BEIJING (Reuters) - Russia’s pipeline monopoly Transneft is investigating a case of contaminated oil, Russian President Vladimir Putin said on Saturday, adding that this could lead to a wider inquiry, possibly including law enforcement agencies.
Poland, Germany, Ukraine and some other countries suspended imports of Russian oil via the Druzhba pipeline this week due to the contamination. Russia said it plans to restore the pipeline to Europe to stability in two weeks.
“I am aware of what happened, but the details are unknown to me because in order to understand what happened there one needs to conduct an investigation,” Putin told reporters in Beijing, adding that he briefly exchanged views on the case with Belarusian President Alexander Lukashenko.
The problem arose last week when an unidentified Russian producer contaminated oil with high levels of organic chloride, which is typically used to boost oil output but which must be separated before shipment as it can destroy refining equipment.
Russian Prime Minister Dmitry Medvedev ordered the energy and trade ministries to conduct an inquiry within seven days and prepare proposals on how to avoid a repeat, Interfax news agency reported, citing a government statement which said the results should be sent to the prosecutor’s office.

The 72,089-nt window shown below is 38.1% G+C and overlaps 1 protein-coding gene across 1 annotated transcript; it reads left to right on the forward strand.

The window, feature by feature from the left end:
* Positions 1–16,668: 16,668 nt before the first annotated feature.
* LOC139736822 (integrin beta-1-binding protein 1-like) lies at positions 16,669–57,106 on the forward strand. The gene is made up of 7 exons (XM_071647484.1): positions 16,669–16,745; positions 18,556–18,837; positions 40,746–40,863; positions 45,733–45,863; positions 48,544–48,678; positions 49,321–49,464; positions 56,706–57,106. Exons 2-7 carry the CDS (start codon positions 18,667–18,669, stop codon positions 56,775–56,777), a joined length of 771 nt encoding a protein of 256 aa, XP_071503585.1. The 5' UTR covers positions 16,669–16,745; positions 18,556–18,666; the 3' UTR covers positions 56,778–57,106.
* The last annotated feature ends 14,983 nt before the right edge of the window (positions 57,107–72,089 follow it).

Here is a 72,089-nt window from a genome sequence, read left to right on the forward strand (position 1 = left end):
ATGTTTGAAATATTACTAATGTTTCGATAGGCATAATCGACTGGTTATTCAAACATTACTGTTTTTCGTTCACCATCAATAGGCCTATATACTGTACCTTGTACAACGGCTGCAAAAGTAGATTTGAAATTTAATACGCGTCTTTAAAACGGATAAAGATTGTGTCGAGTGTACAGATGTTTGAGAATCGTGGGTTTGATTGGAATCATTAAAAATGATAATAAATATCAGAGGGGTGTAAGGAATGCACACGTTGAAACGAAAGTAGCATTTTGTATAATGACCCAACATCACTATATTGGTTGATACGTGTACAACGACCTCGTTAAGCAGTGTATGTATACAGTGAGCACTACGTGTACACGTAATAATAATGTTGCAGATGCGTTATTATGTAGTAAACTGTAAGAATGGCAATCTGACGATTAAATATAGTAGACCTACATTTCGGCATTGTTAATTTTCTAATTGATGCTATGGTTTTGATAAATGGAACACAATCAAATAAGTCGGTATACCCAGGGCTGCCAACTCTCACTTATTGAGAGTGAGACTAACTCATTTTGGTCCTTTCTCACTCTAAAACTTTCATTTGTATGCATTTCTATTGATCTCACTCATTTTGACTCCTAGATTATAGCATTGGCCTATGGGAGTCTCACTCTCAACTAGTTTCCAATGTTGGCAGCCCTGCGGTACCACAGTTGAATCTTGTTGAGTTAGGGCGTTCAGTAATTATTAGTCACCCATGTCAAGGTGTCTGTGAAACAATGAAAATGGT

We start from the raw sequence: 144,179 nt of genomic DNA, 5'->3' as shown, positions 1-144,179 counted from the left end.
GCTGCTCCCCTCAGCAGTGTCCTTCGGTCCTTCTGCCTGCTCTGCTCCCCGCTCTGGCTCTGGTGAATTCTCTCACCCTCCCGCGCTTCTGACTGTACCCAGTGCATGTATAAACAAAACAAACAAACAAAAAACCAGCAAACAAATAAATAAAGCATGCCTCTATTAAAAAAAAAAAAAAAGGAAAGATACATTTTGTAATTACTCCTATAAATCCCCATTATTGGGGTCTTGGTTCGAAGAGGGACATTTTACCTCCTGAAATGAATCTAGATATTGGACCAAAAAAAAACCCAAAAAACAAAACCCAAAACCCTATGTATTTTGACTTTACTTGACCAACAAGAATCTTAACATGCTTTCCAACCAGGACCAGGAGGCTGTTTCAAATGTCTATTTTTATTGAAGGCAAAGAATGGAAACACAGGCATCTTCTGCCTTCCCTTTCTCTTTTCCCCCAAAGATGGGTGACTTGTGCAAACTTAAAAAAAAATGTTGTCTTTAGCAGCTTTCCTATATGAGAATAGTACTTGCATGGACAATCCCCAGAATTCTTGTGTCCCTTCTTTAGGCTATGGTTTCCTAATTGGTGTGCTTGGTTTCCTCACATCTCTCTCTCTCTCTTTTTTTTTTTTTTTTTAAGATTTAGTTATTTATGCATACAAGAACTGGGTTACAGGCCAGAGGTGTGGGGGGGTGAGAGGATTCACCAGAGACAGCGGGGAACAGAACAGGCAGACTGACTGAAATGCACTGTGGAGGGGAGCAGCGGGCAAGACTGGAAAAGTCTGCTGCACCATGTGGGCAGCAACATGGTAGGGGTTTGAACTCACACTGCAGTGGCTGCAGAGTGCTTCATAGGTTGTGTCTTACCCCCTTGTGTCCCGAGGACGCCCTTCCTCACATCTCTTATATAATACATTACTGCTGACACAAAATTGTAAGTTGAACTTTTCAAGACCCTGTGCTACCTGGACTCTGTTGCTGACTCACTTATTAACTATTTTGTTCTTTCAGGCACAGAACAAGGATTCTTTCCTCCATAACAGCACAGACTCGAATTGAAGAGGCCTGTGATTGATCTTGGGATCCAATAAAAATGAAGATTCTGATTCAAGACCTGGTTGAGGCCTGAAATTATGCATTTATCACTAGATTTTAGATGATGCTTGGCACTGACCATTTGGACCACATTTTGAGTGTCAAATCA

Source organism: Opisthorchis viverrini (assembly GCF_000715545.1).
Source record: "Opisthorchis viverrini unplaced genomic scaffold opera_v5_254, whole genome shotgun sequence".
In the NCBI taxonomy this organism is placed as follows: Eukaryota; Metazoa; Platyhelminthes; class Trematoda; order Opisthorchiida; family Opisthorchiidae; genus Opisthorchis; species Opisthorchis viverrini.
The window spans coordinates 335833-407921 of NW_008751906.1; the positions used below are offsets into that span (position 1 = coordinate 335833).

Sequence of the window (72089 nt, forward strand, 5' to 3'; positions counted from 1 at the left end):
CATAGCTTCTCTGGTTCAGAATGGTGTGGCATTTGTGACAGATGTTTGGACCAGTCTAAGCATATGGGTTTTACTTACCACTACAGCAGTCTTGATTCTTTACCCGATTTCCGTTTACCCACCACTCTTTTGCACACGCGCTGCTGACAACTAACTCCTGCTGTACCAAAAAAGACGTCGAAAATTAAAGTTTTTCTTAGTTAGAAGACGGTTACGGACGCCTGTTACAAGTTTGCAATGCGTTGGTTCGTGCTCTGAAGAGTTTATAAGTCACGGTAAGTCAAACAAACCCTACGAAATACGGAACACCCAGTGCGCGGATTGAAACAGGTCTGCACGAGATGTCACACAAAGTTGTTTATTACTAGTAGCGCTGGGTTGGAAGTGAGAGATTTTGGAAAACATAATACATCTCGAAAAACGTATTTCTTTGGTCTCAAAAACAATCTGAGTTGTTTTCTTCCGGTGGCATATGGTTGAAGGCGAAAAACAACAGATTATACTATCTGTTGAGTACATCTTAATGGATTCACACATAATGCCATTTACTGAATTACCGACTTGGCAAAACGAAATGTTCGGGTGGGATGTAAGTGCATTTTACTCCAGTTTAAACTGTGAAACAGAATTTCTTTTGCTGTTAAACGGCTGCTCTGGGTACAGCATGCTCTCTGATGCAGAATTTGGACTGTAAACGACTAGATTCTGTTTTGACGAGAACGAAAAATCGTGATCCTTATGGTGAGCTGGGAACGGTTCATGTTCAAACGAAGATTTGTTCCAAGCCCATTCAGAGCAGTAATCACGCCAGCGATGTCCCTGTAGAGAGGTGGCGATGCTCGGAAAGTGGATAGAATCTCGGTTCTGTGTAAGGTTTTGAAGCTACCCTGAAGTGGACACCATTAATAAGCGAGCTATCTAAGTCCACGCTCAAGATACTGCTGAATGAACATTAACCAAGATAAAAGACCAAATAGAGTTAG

Transneft said on Friday that the contamination which led to the suspension of the oil flows to Europe could be deliberate, and that a criminal case was opened, Interfax news agency said.
“First of all, of course, it is necessary to conduct an investigation at the level of Transneft itself, and to identify the place from which it came from, for what reasons, what it was and so on. This investigation is ongoing,” Putin said.
“If the internal corporate investigation is not enough, I do not rule out that we will conduct more thorough (investigation) with the help of law enforcement agencies and specialists.”
Reporting by Vladimir Soldatkin; writing by Polina Devitt; editing by Alexander Smith